Chapter 18-Humanistic or Third-Force Psychology Flashcards Preview

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According to third-force psychologists, what was missing from the other two forces in psychology?

Behaviorism and psychoanalysis neglected a number of important human attributes

Behaviorism like and humans to robots, lower animals, or computers, saying there was nothing unique about humans. The major argument against psychoanalysis was that a concentrated mainly on emotionally disturbed people and on developing techniques for making abnormal people normal.

What was missing, was information that would help already healthy individuals become healthier-that is, to reach their full potential. A model of humans that emphasized their uniqueness and they're positive aspects rather than their negative aspects was needed


A persons consciousness

Subjective reality


Describe the role of the concept of subjective reality in third-force psychology

Contrasts vividly with other types because it does not assume determinism in explaining human being. Rather, it assumes that humans are free to choose their own type of existence. Instead of attributing the causes of behavior to stimuli, drive states, genetics, or early experience, third-force psychologists claim that the most important cause of behavior is subjective reality

Current science is not equipped to study, explain, or understand human nature and a new science is needed, a human science that would recognize humans as aware, choosing, valuing, emotional, and unique beings in the universe


The introspective study of intact, mental experiences



The study of the nature of existence



Expanded Husserl's phenomenology to include an examination of the totality of human existence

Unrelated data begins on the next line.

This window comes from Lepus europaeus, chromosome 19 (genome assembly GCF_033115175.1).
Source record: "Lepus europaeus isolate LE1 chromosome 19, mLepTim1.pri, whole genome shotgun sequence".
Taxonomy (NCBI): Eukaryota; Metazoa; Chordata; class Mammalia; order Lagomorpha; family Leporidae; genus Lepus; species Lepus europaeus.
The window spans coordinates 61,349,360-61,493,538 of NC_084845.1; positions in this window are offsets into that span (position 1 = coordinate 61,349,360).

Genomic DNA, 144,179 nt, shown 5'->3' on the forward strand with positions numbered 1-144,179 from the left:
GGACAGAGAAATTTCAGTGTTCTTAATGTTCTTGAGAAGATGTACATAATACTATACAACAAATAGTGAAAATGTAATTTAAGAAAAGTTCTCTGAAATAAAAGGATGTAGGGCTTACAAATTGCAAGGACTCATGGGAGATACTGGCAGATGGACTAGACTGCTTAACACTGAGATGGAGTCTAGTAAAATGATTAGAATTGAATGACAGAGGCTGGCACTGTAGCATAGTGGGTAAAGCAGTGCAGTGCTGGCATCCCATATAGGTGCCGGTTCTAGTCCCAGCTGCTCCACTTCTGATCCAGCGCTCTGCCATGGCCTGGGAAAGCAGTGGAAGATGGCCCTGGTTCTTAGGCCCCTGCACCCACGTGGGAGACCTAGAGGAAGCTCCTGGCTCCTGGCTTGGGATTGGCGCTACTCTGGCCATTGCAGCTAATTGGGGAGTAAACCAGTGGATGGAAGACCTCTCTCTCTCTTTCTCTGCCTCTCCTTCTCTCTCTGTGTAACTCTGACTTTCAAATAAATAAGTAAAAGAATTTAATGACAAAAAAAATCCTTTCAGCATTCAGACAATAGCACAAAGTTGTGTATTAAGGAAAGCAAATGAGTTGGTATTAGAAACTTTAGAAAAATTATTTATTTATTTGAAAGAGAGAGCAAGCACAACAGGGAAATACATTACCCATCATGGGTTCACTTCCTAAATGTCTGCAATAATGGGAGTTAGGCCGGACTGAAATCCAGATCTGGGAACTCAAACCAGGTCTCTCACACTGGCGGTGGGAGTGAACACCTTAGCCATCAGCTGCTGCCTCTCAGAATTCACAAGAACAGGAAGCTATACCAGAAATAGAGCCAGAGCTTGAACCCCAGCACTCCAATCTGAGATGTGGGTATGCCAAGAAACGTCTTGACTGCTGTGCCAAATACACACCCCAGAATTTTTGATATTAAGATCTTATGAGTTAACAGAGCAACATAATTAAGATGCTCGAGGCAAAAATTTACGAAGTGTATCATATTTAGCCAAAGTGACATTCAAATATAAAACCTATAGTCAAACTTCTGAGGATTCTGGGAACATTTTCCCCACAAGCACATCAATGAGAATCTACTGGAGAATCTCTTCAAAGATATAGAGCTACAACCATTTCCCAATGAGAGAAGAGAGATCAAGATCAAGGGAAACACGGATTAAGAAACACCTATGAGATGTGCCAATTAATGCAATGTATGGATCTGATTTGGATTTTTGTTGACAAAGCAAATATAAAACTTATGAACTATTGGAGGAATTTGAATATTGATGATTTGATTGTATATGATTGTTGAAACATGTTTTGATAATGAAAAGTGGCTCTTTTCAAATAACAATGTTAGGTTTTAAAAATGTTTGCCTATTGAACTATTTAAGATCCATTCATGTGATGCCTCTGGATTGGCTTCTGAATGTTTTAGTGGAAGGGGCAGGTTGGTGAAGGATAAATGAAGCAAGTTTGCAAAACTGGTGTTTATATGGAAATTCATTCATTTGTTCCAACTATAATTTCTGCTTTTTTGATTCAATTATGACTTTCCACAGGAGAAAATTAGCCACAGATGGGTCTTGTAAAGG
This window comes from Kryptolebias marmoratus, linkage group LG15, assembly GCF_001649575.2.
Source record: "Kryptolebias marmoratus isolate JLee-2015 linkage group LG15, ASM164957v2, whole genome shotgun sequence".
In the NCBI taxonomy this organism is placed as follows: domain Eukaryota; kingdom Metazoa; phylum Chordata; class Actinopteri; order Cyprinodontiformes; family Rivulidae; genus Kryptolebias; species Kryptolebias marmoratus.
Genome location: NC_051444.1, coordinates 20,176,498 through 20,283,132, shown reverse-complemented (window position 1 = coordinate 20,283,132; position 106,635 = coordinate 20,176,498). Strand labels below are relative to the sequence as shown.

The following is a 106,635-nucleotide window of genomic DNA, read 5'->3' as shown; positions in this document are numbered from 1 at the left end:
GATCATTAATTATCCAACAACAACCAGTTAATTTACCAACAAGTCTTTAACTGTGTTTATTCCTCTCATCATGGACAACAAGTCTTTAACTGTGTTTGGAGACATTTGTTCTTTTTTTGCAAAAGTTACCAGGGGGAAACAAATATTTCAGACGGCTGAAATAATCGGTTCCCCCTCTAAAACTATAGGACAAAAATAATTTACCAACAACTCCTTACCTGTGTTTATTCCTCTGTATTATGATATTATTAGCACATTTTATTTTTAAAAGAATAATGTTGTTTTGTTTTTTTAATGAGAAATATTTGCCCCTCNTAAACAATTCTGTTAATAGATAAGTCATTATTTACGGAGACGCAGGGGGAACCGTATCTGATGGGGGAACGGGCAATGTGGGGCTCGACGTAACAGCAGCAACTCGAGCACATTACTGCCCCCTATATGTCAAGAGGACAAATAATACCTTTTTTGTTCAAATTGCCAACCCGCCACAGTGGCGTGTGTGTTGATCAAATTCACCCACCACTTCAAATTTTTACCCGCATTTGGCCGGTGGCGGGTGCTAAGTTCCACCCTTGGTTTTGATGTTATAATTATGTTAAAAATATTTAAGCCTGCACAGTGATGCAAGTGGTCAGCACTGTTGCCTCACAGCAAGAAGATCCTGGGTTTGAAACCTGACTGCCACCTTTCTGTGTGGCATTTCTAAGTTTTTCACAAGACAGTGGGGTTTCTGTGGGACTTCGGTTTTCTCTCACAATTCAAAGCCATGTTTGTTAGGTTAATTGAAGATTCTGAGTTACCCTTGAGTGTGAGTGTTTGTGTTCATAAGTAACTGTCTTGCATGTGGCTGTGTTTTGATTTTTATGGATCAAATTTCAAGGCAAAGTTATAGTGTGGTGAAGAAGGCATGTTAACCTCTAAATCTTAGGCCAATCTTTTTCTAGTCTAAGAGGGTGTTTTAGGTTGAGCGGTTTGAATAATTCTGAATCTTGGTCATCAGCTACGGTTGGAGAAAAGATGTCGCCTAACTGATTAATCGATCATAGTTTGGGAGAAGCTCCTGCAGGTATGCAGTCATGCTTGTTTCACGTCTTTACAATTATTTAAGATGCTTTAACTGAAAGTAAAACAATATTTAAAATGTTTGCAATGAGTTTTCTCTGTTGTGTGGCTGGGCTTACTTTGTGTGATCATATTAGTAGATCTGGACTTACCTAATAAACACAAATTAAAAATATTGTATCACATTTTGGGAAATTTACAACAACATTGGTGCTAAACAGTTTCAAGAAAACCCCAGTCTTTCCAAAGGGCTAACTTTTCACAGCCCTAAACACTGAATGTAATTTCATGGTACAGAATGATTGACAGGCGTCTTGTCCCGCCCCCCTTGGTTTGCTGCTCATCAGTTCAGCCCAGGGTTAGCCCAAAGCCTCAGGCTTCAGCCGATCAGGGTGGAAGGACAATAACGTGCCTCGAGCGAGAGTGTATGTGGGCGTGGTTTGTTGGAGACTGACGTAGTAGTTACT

Martin Heidegger


The brand of contemporary psychology that was influenced by existential philosophy. The key concepts include freedom, individuality, responsibility, anxiety, guilt, throwness, and authenticity

Existential psychology


Heidegger 's term for "being-in-the-world." The world does not exist without humans, and humans do not exist without the world. Because humans exist in the world, it is there that they must exercise their free will. Being-in-the-world means existing in the world, and existing means interpreting and valuing one's experiences and making choices regarding those experiences



According to the existentialists, such as Heidigger, the type of life that is freely chosen and not dictated by the values of others. In such a life, one's own feelings, values, and interpretations act as a guide for conduct

Authentic life


A characteristic of the authentic life because the authentic person is always becoming something other than what he or she was. It is normal, healthy psychological growth of a human being



A life lived in accordance with values other than those freely and personally chosen. Such a life is characterized by guilt

Inauthentic life


According to Heidigger, The feeling that results most intensely from living an inauthentic life



The feeling that results when one confronts the unknown, as when one contemplates death or when one's choices carry one into new life circumstances. According to existentialists, one cannot live an authentic life without experiencing this



According to Heidigger and Binswanger, The circumstances that characterize a person's existence that are beyond the person's control